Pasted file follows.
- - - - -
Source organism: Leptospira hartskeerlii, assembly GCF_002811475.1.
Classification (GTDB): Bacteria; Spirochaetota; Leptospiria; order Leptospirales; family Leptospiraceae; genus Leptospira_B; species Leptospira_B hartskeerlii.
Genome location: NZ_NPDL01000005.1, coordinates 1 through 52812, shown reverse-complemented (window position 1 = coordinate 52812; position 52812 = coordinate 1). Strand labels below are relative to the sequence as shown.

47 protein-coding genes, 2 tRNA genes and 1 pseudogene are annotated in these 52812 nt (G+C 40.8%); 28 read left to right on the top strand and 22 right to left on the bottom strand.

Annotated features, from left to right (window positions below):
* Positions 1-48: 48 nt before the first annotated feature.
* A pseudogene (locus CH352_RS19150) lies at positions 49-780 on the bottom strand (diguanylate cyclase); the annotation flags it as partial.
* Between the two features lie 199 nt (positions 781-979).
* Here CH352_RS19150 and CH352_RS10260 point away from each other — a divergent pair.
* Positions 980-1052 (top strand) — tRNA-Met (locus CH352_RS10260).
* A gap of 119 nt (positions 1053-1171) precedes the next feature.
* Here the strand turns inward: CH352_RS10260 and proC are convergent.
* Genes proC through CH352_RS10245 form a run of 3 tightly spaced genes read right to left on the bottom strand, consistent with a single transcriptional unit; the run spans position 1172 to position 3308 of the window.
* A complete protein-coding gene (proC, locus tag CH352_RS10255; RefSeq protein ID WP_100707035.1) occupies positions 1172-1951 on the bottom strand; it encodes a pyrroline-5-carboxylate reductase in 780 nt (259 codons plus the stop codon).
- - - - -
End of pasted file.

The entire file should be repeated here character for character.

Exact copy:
Source organism: Leptospira hartskeerlii, assembly GCF_002811475.1.
Classification (GTDB): Bacteria; Spirochaetota; Leptospiria; order Leptospirales; family Leptospiraceae; genus Leptospira_B; species Leptospira_B hartskeerlii.
Genome location: NZ_NPDL01000005.1, coordinates 1 through 52812, shown reverse-complemented (window position 1 = coordinate 52812; position 52812 = coordinate 1). Strand labels below are relative to the sequence as shown.

47 protein-coding genes, 2 tRNA genes and 1 pseudogene are annotated in these 52812 nt (G+C 40.8%); 28 read left to right on the top strand and 22 right to left on the bottom strand.

Annotated features, from left to right (window positions below):
* Positions 1-48: 48 nt before the first annotated feature.
* A pseudogene (locus CH352_RS19150) lies at positions 49-780 on the bottom strand (diguanylate cyclase); the annotation flags it as partial.
* Between the two features lie 199 nt (positions 781-979).
* Here CH352_RS19150 and CH352_RS10260 point away from each other — a divergent pair.
* Positions 980-1052 (top strand) — tRNA-Met (locus CH352_RS10260).
* A gap of 119 nt (positions 1053-1171) precedes the next feature.
* Here the strand turns inward: CH352_RS10260 and proC are convergent.
* Genes proC through CH352_RS10245 form a run of 3 tightly spaced genes read right to left on the bottom strand, consistent with a single transcriptional unit; the run spans position 1172 to position 3308 of the window.
* A complete protein-coding gene (proC, locus tag CH352_RS10255; RefSeq protein ID WP_100707035.1) occupies positions 1172-1951 on the bottom strand; it encodes a pyrroline-5-carboxylate reductase in 780 nt (259 codons plus the stop codon).